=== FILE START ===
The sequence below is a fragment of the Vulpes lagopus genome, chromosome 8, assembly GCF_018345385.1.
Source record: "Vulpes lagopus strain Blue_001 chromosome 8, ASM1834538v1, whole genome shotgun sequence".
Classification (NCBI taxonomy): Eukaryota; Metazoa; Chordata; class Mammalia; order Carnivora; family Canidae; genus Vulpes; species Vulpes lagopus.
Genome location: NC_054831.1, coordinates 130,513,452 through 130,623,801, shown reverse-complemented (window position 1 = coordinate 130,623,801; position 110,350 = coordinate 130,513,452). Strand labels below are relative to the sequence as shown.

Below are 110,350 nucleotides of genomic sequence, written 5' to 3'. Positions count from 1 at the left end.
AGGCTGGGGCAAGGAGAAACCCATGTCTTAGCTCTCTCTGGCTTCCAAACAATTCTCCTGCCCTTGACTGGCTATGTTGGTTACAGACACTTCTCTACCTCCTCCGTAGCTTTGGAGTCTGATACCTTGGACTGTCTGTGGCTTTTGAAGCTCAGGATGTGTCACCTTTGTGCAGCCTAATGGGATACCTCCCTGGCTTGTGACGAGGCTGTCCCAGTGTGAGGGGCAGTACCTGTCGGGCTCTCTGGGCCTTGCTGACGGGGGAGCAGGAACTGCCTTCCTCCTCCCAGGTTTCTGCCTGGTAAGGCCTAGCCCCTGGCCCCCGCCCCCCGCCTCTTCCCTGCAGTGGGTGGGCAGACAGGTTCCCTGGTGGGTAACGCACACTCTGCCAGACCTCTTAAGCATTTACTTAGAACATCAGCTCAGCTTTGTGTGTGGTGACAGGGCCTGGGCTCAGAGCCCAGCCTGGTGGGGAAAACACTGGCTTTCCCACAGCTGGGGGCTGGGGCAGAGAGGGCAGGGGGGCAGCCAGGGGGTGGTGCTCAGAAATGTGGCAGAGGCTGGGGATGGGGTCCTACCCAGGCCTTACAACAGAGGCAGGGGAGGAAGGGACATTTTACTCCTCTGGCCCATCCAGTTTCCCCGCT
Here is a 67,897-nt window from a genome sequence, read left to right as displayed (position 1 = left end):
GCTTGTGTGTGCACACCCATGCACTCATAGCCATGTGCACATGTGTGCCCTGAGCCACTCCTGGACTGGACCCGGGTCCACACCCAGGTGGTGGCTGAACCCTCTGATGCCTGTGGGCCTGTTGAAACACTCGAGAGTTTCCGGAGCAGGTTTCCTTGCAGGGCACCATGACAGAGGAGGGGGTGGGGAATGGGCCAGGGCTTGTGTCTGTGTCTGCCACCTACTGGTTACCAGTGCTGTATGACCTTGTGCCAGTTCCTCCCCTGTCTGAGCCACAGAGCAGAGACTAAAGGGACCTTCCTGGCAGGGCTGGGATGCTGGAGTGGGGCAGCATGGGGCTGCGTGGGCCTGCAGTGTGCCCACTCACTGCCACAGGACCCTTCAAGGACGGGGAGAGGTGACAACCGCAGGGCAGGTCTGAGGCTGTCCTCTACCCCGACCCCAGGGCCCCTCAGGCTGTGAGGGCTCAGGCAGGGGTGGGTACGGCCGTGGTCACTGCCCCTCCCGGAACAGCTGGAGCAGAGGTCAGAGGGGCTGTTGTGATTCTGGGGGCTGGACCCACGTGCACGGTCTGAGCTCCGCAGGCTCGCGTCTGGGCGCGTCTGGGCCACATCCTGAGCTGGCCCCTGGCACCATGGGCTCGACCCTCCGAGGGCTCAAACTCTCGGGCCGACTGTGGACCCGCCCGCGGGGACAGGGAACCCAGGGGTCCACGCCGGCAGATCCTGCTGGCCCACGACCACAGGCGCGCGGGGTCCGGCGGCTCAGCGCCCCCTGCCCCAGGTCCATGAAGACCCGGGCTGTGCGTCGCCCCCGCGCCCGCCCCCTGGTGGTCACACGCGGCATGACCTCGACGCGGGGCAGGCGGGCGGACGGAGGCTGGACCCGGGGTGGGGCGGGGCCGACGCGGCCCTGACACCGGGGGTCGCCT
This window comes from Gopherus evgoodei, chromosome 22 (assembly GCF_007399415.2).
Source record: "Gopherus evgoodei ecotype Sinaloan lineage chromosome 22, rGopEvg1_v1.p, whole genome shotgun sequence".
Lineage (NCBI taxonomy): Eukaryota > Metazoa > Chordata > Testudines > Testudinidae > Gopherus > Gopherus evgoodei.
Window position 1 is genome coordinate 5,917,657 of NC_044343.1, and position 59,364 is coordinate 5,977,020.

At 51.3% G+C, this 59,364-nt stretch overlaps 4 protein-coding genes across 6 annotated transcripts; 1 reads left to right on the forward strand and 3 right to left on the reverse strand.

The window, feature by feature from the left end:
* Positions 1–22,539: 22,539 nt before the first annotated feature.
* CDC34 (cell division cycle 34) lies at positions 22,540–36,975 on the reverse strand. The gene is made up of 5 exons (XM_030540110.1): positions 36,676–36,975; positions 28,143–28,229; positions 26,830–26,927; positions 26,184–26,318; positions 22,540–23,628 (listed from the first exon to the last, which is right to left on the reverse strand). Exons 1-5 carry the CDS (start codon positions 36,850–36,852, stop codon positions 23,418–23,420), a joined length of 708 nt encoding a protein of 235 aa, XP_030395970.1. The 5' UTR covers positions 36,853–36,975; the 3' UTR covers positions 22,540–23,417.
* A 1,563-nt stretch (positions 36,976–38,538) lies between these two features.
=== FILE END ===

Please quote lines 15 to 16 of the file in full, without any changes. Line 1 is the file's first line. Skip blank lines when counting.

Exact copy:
* Positions 1–22,539: 22,539 nt before the first annotated feature.
* CDC34 (cell division cycle 34) lies at positions 22,540–36,975 on the reverse strand. The gene is made up of 5 exons (XM_030540110.1): positions 36,676–36,975; positions 28,143–28,229; positions 26,830–26,927; positions 26,184–26,318; positions 22,540–23,628 (listed from the first exon to the last, which is right to left on the reverse strand). Exons 1-5 carry the CDS (start codon positions 36,850–36,852, stop codon positions 23,418–23,420), a joined length of 708 nt encoding a protein of 235 aa, XP_030395970.1. The 5' UTR covers positions 36,853–36,975; the 3' UTR covers positions 22,540–23,417.